Saturday, April 20, 2024

Is Temu A Scam? Unveiling The Dark Side Of This Chinese Shopping App

Decrypting the Truth Behind Teemu: Is the Popular Shopping App from China a Glorified Spyware?

🛍️ Introduction: What is Teemu?

Teemu is a US-based online marketplace that offers extremely low prices on thousands of products shipped directly from China. The company is a subsidiary of PDD Holdings, which is a Chinese company that is publicly traded on the NASDAQ. The name Teemu means “team up, price down,” which reflects the company’s philosophy of reducing the prices for its most popular products. The more people who use Teemu to buy a specific product, the more of that product the seller will manufacture, which in turn will reduce the price for everyone. As a result, the most purchased items on Teemu are also the cheapest ones.

👍 Pros of Teemu

– Extremely low prices on thousands of products shipped directly from China.

– Purchase protection program that protects buyers in case of damaged goods or fraud.

– The company offers a wide range of products, from five-dollar shoes to a Nintendo Switch for only seven dollars.

👎 Cons of Teemu

– Most of the products sold on the platform are just cheap Chinese junk that isn’t branded.

– The low prices can come across as a huge shock, and quality varies so much on the platform.

– Reports have shown that getting a refund from Teemu can sometimes take a long time.

📜 Table of Contents

1. Introduction

2. Pros of Teemu

3. Cons of Teemu

4. What is Teemu?

5. How can Teemu be so cheap?

6. Teemu’s parent company, PDD Holdings

7. Teemu’s low ratings on Better Business Bureau, Trustpilot, and Site Jabber

8. Teemu’s marketing campaign

9. Teemu’s influencer marketing

10. Teemu’s business model

11. Teemu’s purchase protection program

12. Teemu’s refund policy

13. Teemu’s data collection practices

14. Teemu’s potential security breaches

15. Teemu’s impact on commerce in the United States

16. Conclusion

🤔 How can Teemu be so cheap?

According to Teemu, their low prices are achieved because they have a deep network of merchants, logistic partners, and an established ecosystem of suppliers. Teemu’s sister company, Pindodo, the equivalent of Teemu in China, was originally created to leverage social shopping with team purchasing to get lower prices for consumers. Basically, they cut out the middleman, gather a bunch of orders of the same product from the masses, and place a really large order at really low prices by leveraging economies of scale. However, most of Pandora’s revenue came from online marketing services and not e-commerce. In fact, Pindodo sells advertising services to its network of merchants and not so much physical products. Merchants can bid for keywords that match product listings and appear as ads on Pandora’s platform. Pindodo also charges merchants a commission on each item sold through its platform. In addition, Pandora generates revenue from transaction fees and merchandise sales. In other words, Pindodo and its sister company, Teemu, are really in the business of collecting data.

🏢 Teemu’s parent company, PDD Holdings

Teemu’s parent company, PDD Holdings, is a Cayman Islands company with subsidiaries registered in China. So basically, Teemu is a Chinese company. According to CNN, the Pindodo app, Teemu’s sister company, was called for having malware that exploited vulnerabilities in the Android operating system. Company insiders said the exploits were utilized to spy on users and competitors, allegedly to boost sales. These findings follow Google’s suspension of Pindodo from its Play Store in March of 2023, citing malware identified in various versions of the app. An ensuing report from Bloomberg said a Russian cybersecurity firm has also identified potential malware in the app. These vulnerabilities allow the app to gain full access to your contacts, calendars, and photo albums, plus your social media accounts, chats, and texts. In other words, almost everything on your phone.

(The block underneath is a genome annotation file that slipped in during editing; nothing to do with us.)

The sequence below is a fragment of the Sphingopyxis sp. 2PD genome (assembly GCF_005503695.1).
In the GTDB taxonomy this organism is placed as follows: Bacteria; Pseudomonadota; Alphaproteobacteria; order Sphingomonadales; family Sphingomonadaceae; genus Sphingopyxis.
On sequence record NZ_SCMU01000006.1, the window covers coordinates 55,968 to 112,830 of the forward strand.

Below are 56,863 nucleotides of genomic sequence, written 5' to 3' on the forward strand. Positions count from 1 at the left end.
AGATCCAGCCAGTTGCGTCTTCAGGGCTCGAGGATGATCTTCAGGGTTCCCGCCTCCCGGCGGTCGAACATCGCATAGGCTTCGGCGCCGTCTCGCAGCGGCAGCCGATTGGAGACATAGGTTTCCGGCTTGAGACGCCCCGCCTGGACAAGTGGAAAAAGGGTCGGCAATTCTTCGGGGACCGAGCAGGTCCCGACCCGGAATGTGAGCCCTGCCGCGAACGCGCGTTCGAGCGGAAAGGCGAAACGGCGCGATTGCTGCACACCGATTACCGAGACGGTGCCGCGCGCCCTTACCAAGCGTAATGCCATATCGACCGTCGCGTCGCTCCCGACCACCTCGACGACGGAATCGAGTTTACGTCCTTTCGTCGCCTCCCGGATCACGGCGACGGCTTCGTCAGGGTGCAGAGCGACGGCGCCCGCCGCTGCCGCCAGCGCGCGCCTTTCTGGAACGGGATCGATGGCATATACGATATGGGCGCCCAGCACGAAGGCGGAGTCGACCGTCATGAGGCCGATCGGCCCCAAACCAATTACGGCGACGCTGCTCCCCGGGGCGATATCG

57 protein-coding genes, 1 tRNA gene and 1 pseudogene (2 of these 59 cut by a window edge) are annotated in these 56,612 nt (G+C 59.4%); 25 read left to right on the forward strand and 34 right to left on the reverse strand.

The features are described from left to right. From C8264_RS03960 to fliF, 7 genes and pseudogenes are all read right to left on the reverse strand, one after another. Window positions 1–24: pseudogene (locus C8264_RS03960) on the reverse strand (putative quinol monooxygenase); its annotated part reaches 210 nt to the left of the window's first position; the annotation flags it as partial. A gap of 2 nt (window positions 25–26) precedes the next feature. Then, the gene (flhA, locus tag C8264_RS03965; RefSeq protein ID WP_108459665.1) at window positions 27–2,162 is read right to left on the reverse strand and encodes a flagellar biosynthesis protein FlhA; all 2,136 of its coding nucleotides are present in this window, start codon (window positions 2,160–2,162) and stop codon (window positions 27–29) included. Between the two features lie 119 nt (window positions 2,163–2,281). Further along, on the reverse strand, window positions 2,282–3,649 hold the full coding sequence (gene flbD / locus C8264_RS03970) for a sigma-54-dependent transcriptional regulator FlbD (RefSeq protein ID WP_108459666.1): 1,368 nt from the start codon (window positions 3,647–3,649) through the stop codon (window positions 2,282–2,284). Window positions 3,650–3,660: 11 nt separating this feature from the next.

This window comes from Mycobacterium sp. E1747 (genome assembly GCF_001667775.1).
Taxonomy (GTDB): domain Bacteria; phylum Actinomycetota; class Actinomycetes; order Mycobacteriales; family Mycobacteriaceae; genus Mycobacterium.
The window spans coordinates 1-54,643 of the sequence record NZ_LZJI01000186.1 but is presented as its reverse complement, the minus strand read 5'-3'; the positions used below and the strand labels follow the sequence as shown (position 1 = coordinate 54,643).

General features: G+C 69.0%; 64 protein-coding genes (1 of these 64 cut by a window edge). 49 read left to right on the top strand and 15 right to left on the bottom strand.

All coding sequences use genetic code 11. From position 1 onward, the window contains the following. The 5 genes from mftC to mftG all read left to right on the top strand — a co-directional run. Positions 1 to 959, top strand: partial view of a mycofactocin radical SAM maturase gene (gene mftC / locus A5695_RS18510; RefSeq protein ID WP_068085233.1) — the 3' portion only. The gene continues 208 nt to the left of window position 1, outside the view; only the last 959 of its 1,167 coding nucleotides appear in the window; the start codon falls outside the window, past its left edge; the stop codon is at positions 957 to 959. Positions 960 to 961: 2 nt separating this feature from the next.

📉 Teemu’s low ratings on Better Business Bureau, Trustpilot, and Site Jabber

As of this recording, Teemu has a 2.41 customer rating out of five on the Better Business Bureau, a 3.2 rating out of 5 on Trustpilot, and a 3.35-star rating on Site Jabber. Not that great, but before we get into the spyware and conspiracy theories, let’s first talk about how Teemu can possibly be so cheap.

📣 Teemu’s marketing campaign

If you look online, you’ll notice that most people aren’t paying that much money at all for their products because Teemu has an ingenious marketing campaign that pays you cash for referring your friends to sign up. The more installs of the app you refer, the more money that you make. Teemu has also been investing heavily into the influencer marketing space to the point where I’ve started to doubt the validity of any of the videos or TikToks or Instagram reels or even comments about Teemu I’ve seen online. For example, I published this video here about Teemu, and I’d say that 80% of the comments about the platform are overwhelmingly positive. There are literally people gushing about how amazing it is to shop on their platform. Personally, I’ve been offered four figures to publish a single video about Teemu, and I’ve never once accepted any money from them. I’ve also been offered hundreds of dollars just to post a short TikTok. They are literally spending massive marketing dollars to make Teemu a household name.

💻 Teemu’s business model